AMD is aiming for USB 3 Southbridges soon, stating that they're "not extremely far off.[i/]" Given Intel's apparent disinterest in the standard (despite being a member of the USB 3 specification committee), AMD actually will be delivering [i]better
chipsets than Intel for the first time ever. Kudos to AMD.
Intel on Sandy Bridge:
Intel has left itself big boots to fill after claiming Sandy Bridge is "revolutionary... [and] will knock your socks off.
" I wouldn't bet against them though. Having already produced a 1.17 billion transistor 32nm part (six-core Core i7s), the 1.12 billion quad-core Sandy Bridge chips won't be too much of a stretch then.
On the graphics side, it's clear Intel's IGP has taken a huge leap forward, too. Its demonstration comparing two laptops running Mass Effect 2 at 1,280 x 720, one with SandyBridge's IGP, one with "mainstream mobile graphics" of today was eye opening.
Intel on Atom: Atom Everywhere
? Oh God. Who else visualises a future of waiting for things to happen? Considering the world is fast moving towards ever more visual interactive interfaces we don't think Atom and Atom- graphics will cut it somehow.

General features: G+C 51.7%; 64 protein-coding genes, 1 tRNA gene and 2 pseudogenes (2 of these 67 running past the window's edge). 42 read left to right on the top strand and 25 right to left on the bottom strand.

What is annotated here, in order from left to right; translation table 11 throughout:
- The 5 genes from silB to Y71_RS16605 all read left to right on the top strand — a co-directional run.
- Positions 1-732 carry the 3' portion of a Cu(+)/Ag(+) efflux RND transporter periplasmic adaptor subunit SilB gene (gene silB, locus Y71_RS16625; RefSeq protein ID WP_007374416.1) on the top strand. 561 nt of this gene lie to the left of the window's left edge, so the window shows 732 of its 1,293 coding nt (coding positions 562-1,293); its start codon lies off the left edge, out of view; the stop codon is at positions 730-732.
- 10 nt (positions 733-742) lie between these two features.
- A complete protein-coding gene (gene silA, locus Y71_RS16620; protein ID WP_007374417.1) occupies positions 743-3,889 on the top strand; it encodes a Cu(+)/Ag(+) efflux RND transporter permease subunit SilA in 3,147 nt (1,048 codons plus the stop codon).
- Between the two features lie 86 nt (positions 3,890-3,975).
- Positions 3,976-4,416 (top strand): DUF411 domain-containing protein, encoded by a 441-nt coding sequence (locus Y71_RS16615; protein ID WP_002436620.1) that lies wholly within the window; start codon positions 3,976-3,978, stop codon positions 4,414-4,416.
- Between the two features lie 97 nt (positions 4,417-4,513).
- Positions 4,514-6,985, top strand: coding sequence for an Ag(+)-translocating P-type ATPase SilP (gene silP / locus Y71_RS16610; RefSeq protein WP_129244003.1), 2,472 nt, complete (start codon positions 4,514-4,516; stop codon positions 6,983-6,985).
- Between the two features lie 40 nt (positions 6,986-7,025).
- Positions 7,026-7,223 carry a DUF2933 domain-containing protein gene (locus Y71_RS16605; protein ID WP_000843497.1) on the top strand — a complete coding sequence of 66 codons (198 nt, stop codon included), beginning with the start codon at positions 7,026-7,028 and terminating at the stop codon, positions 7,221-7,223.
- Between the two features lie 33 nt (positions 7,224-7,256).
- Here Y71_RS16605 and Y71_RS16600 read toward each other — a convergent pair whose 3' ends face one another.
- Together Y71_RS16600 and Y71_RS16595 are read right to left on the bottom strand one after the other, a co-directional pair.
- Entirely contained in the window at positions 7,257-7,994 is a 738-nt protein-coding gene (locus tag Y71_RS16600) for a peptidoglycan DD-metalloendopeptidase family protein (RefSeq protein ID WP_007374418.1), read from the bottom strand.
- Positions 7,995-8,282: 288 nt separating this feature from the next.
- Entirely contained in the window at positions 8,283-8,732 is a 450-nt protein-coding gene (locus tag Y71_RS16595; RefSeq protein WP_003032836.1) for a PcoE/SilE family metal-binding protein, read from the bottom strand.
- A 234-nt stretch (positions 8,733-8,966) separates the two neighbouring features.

Companies want to avoid Intel's one-size-fits all approach and design their own chips, as seen by the fact ARM is already in everything
- 1.3 billion ARM cores ship per quarter
MSI on Tablets:
MSI hasn't completely committed itself to the tablet bandwagon yet, despite showing off the very promising WindPad 110
. Overall, I can only echo Alex's thoughts on MSI - it's all looking very positive, although not quite there yet: there are significant improvements in the quality of products and designs for all-in-one PCs and some laptops that are extremely attractive.
Asus on Design:
Asus has become the Taiwanese Sony. Its product designs are getting better and better, and although some products are saved for mostly marketing and brand status with a niche appeal and a higher price tag (the NX90 laptop), its growth and brand desirability continue to increase. Asus is successfully hitting the "this will improve your life because the product is awesome" feeling with its new products - and it works. I really want
an EeePad and VX7 or G53 laptop.
Gigabyte on Motherboards, and little else:
Gigabyte's motherboard division is very, very focussed right now. With the launch of the UD9, we heard comments like "you throw a CPU in and it just works out of the box on LN2
" from pro-overclockers. That said, Gigabyte is focusing on the numbers and on the records so much we feel it's in danger of telling the same story day in, day out.
There's no catching the iPad, yet:
Tablets based on Windows 7 might arrive in July-August but the ones worth buying won't hit the shelves until next year. Intel's MeeGo, Google's Android and Windows Embedded Compact 7 Series/Phone 7 Series are all OSes with promising futures from what we've seen but without exception the tablets at Computex are all currently still in the very early stages of development. We wonder whether the tablet craze might even over by then?